In the fascinating and important new terrorism case from the Second Circuit in Arar v. Ashcroft, Judge Cabranes has unusually harsh words for Judge Sack, who dissented. The Arar case considers whether there is a Bivens remedy for claims involving the removal of an alien from the United States. Arar was suspected of being a member of Al Qaeda, and the U.S. deported him to Syria, and he was allegedly tortured by Syran officials. The majority of the Second Circuit held that the Bivens doctrine (allowing a civil suit in federal court for a violation of a constitutional right) did not allow a Bivens remedy for such conduct. Judge Sack dissented, arguing that the courts could craft such a remedy.

  In his majority opinion, joined by Judge McLaughlin, Judge Cabranes had the following response to Judge Sack:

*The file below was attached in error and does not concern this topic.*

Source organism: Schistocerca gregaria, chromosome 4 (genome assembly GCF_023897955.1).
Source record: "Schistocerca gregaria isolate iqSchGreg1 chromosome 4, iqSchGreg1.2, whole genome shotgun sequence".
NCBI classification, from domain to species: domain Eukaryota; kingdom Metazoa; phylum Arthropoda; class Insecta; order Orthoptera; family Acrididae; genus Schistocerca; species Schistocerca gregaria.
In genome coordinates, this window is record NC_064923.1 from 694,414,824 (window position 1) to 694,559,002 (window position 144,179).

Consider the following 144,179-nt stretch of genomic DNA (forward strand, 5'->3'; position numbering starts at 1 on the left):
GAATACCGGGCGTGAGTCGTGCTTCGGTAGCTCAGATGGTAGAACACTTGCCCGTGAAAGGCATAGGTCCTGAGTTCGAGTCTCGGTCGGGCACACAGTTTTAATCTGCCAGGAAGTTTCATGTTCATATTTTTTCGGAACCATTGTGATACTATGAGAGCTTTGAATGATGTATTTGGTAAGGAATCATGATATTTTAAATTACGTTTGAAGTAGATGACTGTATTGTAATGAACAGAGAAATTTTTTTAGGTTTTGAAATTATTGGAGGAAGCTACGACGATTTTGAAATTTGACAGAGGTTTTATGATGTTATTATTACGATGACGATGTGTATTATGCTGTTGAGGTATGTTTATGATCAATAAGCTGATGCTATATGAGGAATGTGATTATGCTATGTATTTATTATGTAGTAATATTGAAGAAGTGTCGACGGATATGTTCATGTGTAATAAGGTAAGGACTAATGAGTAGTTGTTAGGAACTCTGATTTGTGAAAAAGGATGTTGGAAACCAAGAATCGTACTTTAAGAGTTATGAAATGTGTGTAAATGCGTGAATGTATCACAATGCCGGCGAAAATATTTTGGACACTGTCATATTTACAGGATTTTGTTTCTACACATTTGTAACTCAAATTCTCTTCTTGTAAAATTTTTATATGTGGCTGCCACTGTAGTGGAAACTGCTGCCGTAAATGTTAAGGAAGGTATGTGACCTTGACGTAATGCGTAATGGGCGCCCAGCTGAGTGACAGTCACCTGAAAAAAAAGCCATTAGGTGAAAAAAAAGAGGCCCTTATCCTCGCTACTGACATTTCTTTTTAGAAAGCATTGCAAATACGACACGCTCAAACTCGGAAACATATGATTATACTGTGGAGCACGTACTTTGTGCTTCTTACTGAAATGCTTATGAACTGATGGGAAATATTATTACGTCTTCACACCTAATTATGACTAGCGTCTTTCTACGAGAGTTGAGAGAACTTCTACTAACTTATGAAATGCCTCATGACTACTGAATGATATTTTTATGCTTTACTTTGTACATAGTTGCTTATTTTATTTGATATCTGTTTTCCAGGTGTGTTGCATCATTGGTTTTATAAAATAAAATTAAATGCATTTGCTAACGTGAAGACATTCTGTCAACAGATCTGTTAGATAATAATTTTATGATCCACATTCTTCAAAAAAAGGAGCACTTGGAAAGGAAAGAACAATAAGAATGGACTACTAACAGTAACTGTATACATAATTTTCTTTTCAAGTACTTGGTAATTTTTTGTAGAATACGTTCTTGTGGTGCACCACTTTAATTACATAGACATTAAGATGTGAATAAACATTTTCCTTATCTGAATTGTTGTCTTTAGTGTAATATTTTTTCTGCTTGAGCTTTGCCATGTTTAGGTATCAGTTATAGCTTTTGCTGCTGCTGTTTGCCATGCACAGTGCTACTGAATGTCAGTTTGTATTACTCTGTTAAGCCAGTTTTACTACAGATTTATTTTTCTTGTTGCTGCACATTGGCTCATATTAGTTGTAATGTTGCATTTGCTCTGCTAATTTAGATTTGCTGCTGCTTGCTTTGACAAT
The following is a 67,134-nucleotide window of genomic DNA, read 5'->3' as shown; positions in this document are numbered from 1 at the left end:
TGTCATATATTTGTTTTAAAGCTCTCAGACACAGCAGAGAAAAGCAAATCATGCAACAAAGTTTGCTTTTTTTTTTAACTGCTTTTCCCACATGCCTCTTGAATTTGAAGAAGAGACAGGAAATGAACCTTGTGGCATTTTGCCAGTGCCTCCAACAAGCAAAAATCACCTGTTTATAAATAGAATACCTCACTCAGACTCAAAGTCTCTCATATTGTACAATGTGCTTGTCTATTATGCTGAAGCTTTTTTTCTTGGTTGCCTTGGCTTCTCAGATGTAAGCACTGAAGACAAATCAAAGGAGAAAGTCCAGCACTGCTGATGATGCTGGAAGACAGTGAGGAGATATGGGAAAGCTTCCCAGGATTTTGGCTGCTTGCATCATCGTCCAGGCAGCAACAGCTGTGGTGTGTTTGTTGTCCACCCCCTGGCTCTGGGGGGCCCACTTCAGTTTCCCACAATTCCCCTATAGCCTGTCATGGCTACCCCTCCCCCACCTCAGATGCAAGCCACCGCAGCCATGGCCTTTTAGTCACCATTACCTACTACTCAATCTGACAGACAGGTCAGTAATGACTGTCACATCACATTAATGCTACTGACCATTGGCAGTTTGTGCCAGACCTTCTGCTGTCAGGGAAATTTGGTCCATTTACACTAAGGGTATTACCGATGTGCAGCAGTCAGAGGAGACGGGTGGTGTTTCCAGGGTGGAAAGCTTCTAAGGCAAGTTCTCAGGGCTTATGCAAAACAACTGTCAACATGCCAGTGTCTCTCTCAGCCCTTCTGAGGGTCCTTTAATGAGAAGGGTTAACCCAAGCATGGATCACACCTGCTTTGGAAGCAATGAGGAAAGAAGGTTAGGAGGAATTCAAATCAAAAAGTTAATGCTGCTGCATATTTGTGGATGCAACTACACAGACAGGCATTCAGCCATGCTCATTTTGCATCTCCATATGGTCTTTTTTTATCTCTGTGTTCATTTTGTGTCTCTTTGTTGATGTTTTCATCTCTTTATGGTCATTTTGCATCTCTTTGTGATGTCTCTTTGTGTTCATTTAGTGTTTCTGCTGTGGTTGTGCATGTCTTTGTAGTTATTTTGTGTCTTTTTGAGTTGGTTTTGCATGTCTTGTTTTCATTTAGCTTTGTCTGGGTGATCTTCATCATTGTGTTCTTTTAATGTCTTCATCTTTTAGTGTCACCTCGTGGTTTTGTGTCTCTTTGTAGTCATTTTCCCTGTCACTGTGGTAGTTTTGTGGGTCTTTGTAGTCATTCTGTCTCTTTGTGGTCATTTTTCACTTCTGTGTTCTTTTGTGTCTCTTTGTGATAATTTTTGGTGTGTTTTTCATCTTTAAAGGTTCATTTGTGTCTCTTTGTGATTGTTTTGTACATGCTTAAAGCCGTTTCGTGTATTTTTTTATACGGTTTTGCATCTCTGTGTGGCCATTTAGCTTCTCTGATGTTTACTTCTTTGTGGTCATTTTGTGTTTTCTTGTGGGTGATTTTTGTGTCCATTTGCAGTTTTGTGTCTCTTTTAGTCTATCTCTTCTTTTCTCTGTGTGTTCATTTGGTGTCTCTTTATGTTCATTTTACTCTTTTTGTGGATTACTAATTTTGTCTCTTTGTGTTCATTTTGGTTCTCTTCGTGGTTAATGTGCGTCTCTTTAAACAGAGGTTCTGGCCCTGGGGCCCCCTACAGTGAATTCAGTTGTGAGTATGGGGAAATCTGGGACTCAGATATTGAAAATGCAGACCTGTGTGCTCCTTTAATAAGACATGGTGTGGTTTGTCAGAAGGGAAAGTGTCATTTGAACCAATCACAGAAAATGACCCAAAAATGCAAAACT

Such is the freedom enjoyed by the writer of a dissenting opinion. Those charged with rendering decisions that carry the force of law have no such freedom, however. Our task is to deliver a reasoned opinion that conforms to the precedents of the Supreme Court and our Court; we have done so here. We agree, of course, with Judge Sack's view that threats to the nation's security do not allow us to jettison principles of "simple justice and fair dealing." Id. at [55] But these parlous times of national challenge can no more expand the powers of the judiciary than they can contract the rights of individuals. The creation of civil damage claims is quintessentially a legislative function, and the protection of national security and conduct of foreign affairs are primarily executive. Whatever the emotive force of the dissent's characterization of the complaint, we cannot disfigure the judicial function to satisfy personal indignation.
  The majority and dissent disagreed so much they even used different fonts.